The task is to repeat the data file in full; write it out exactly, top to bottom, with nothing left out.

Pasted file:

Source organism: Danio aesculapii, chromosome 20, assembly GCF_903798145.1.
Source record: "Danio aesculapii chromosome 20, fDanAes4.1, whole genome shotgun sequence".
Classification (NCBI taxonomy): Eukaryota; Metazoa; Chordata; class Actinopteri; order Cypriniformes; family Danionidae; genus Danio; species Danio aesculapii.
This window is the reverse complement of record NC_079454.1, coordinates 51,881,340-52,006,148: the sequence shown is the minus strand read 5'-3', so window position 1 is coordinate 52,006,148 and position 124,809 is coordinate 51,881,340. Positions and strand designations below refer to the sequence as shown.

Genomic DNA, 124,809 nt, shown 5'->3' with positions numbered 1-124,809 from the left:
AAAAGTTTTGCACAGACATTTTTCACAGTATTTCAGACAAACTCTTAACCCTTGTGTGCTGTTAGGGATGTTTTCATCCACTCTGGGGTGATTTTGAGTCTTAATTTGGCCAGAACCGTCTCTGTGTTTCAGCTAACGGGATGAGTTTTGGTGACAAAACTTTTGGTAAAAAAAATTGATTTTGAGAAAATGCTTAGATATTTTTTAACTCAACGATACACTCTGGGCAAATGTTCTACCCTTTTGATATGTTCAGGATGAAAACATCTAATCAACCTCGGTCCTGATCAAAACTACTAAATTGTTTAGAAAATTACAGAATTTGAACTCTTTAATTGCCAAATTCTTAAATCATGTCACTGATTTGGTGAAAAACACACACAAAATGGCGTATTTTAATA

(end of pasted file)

Source organism: Danio aesculapii, chromosome 20, assembly GCF_903798145.1.
Source record: "Danio aesculapii chromosome 20, fDanAes4.1, whole genome shotgun sequence".
Classification (NCBI taxonomy): Eukaryota; Metazoa; Chordata; class Actinopteri; order Cypriniformes; family Danionidae; genus Danio; species Danio aesculapii.
This window is the reverse complement of record NC_079454.1, coordinates 51,881,340-52,006,148: the sequence shown is the minus strand read 5'-3', so window position 1 is coordinate 52,006,148 and position 124,809 is coordinate 51,881,340. Positions and strand designations below refer to the sequence as shown.

Genomic DNA, 124,809 nt, shown 5'->3' with positions numbered 1-124,809 from the left:
AAAAGTTTTGCACAGACATTTTTCACAGTATTTCAGACAAACTCTTAACCCTTGTGTGCTGTTAGGGATGTTTTCATCCACTCTGGGGTGATTTTGAGTCTTAATTTGGCCAGAACCGTCTCTGTGTTTCAGCTAACGGGATGAGTTTTGGTGACAAAACTTTTGGTAAAAAAAATTGATTTTGAGAAAATGCTTAGATATTTTTTAACTCAACGATACACTCTGGGCAAATGTTCTACCCTTTTGATATGTTCAGGATGAAAACATCTAATCAACCTCGGTCCTGATCAAAACTACTAAATTGTTTAGAAAATTACAGAATTTGAACTCTTTAATTGCCAAATTCTTAAATCATGTCACTGATTTGGTGAAAAACACACACAAAATGGCGTATTTTAATA